Flooding – Newsworthy shots don’t require model or property releases.
For some photo libraries, an exception to virtually all of those restrictions is made in the case of newsworthy events, such as the London Marathon, a road accident, a bank robbery or a local fete for example. Anything goes in that case, but a buyer can only legally use photos downloaded as editorial images in certain ways, such as broadcasting a factual news report. It can’t be put to any commercial use, such as making and selling posters of the event. As its purpose is to depict a newsworthy event accurately and truthfully, you mustn’t have made any changes to the image apart from cropping and sprucing it up a little with a photo-editing program. The photo on the right contains identifiable people and protected brands and logos but can be used editorially as flooding is a newsworthy event.
To make money with your photos that you’ve uploaded to microstock picture libraries, the photos have to be of an acceptable technical quality. They want pictures to be sharp, of a minimum size, (as specified on their websites) and in JPG file (RGB colour) form. If you don’t know what that means, don’t worry as your camera probably does all that by default anyway, and most cameras produce images larger than the minimum sizes required. Modern DSLR cameras are easily good enough for the job, but, surprisingly, many compact cameras can also produce images of acceptable quality – but not always, so expect a higher rejection rate if you use a compact. Even mobiles are starting to get in on the act with some sites such as Clashot specialising in mobile photos, but, so far, only for editorial shots, where the content is far more important than technical quality.
When you upload a photo, you also need to include keywords that describe the image in detail both factually and conceptually. The keywords are important because that’s how buyers find your photo among literally millions. Both factual and conceptual keywords should be added. So, in the case of a photo of the Taj Mahal as mentioned earlier, the keywords would include: Taj Mahal, Agra, India, mausoleum, tourist attraction, love, monument, romance, marriage, etc. etc. If a searcher enters a phrase, such as “tourist attractions in Agra, India”, yours will be somewhere in the results page, available for the buyer to see and choose if it suits their needs. If they enter “monument to love”, it will still be somewhere in the results pages.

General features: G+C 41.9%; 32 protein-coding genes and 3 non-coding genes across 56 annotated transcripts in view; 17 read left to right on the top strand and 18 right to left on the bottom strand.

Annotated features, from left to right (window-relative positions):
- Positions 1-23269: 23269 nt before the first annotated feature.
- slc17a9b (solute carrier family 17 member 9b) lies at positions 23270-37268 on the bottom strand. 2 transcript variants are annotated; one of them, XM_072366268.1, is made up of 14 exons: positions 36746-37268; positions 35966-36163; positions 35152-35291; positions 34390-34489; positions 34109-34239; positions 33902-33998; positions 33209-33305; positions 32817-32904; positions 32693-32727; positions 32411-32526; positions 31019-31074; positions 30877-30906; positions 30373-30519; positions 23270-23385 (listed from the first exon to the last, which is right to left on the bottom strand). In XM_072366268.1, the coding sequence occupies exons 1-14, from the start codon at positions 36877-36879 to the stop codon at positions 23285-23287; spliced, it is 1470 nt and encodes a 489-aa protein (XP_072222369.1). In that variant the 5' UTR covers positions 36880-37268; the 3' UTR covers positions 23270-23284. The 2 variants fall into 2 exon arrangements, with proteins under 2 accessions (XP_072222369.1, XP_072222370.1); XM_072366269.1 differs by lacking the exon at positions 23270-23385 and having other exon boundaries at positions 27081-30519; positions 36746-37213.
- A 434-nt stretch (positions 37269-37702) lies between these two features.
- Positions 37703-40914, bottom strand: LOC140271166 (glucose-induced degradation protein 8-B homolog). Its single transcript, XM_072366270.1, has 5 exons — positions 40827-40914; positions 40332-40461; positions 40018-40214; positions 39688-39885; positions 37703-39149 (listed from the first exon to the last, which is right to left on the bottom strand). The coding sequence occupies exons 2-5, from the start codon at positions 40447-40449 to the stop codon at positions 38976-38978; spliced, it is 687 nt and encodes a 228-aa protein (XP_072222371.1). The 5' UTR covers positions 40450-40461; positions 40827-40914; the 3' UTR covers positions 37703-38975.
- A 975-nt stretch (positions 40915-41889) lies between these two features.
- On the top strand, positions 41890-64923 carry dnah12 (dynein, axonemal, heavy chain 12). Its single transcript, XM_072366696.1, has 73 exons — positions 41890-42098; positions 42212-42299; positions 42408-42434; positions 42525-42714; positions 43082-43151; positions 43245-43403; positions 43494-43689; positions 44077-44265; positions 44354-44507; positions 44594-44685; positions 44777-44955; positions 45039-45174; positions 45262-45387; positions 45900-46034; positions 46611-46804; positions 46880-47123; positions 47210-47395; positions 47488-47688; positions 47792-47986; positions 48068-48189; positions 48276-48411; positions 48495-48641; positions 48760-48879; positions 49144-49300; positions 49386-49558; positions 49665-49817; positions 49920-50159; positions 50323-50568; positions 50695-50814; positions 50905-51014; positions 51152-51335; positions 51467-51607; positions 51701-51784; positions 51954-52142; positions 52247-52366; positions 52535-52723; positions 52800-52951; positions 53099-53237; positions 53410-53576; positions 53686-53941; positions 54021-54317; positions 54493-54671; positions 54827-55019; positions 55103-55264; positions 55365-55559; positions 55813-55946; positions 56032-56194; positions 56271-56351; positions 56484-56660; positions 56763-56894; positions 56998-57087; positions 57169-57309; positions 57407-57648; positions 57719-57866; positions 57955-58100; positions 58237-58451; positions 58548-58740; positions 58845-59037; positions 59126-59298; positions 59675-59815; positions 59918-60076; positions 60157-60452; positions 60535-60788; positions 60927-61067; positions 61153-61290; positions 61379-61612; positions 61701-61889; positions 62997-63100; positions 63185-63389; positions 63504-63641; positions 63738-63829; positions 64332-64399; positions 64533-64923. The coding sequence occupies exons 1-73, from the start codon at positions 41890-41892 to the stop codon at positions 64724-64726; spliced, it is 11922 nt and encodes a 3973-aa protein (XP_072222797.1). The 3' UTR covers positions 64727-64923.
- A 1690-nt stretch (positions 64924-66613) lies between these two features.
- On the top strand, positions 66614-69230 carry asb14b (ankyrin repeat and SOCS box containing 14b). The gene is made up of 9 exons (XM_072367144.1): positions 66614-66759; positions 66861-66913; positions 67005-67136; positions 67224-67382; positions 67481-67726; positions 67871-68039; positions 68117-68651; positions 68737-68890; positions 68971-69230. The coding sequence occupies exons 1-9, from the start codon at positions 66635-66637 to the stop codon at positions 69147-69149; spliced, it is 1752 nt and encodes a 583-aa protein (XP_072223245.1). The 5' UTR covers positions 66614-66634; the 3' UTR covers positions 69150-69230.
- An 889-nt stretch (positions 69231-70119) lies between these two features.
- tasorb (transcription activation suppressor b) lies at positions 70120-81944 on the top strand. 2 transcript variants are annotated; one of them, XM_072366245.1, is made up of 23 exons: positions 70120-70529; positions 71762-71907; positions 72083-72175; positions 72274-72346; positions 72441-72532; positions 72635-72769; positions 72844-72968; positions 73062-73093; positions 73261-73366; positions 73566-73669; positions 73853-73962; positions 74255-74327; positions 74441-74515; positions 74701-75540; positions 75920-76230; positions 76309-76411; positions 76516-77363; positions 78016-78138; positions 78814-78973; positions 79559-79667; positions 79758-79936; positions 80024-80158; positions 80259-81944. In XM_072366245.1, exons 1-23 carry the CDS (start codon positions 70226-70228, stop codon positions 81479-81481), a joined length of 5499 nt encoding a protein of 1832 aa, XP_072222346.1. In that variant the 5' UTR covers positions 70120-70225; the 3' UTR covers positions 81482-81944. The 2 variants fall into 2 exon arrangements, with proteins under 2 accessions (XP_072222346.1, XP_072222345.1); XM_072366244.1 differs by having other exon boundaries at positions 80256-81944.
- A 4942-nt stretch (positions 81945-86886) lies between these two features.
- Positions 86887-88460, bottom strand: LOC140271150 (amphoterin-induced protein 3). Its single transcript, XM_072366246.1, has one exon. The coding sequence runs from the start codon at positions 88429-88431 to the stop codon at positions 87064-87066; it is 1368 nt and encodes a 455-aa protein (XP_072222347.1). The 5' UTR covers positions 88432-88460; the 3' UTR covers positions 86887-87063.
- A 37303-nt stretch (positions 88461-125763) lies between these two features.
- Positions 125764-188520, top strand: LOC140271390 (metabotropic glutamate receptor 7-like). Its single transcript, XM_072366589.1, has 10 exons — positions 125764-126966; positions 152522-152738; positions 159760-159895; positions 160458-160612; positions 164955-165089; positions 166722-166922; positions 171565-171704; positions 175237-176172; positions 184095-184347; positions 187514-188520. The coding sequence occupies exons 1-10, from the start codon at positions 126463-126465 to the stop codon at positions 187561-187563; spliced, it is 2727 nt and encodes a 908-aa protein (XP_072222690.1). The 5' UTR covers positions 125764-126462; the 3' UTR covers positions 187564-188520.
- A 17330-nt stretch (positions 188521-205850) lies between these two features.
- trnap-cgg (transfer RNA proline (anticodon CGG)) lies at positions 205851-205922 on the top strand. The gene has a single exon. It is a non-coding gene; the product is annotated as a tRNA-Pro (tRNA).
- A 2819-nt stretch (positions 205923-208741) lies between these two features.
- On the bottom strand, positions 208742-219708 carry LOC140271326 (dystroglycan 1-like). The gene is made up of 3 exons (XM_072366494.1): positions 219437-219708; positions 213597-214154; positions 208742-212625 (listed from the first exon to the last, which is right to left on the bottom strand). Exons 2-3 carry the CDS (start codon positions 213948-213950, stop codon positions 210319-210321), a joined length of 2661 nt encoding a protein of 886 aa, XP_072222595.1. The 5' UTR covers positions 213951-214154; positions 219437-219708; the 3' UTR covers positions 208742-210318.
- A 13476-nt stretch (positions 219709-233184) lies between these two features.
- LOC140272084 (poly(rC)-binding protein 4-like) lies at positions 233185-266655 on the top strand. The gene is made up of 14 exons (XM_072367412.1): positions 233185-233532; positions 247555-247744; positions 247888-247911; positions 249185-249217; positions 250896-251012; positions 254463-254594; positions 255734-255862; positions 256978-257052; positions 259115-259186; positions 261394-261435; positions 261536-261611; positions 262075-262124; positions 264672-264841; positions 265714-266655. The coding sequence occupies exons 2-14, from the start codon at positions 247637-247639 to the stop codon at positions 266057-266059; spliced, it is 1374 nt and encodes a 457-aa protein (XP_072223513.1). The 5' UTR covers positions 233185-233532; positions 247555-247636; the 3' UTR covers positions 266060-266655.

Make Money with your Photos (or not).
You can certainly make money with your photos, but making a living from it is a different matter. Some people make a full-time living from it; most don’t. To make a full-time living requires complete dedication to making and taking pictures that are stockworthy. I, personally, will never make a living from it because I only take the type of photos that I want – not what they want. If a photo that I take also happens to be stockworthy, then I’ll submit it to a few agencies that I’ve already joined. If you want to make money with your photos that amounts to a full time wage, you need to go out every day taking pictures of anything that you think would be stockworthy. You also need to spend an hour or two every day categorising and keywording your images before uploading them to your chosen microstock photo agencies. To get an idea of the current trends, simply check out the sites mentioned earlier and see what’s on their front pages.